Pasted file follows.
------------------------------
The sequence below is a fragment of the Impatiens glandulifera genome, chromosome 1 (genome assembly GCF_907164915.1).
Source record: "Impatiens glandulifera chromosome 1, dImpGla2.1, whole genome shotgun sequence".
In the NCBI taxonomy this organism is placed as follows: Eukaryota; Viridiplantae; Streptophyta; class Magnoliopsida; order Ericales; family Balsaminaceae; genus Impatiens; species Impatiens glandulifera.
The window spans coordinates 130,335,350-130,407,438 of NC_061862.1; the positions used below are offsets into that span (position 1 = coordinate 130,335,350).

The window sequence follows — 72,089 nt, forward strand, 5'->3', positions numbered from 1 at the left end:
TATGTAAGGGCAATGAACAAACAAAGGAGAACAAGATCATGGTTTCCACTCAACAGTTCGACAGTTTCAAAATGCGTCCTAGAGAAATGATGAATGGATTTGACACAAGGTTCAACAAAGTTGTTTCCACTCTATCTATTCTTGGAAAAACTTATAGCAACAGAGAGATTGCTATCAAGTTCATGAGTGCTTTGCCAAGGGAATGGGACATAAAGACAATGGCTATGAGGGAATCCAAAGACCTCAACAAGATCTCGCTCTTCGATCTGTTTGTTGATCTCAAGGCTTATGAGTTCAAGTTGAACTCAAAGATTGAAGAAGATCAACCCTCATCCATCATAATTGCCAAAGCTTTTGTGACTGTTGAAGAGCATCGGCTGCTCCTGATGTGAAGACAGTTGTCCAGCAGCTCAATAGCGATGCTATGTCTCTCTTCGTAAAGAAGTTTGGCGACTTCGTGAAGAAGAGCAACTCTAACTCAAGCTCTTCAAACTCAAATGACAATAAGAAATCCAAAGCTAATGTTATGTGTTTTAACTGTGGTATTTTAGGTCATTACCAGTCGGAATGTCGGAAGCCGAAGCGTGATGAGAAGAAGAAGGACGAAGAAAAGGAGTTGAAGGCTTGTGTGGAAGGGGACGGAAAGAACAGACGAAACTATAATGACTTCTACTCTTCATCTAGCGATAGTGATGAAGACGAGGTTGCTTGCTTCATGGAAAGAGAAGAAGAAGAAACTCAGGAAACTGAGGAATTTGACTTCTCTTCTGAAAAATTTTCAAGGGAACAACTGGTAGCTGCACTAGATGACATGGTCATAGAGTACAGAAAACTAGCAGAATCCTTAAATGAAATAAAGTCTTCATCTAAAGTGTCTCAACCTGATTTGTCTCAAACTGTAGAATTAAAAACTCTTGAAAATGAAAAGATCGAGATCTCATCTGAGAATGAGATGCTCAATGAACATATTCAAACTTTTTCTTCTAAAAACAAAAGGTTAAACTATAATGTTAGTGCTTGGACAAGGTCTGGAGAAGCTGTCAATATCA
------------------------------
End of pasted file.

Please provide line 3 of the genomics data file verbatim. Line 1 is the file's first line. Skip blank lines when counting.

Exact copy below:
In the NCBI taxonomy this organism is placed as follows: Eukaryota; Viridiplantae; Streptophyta; class Magnoliopsida; order Ericales; family Balsaminaceae; genus Impatiens; species Impatiens glandulifera.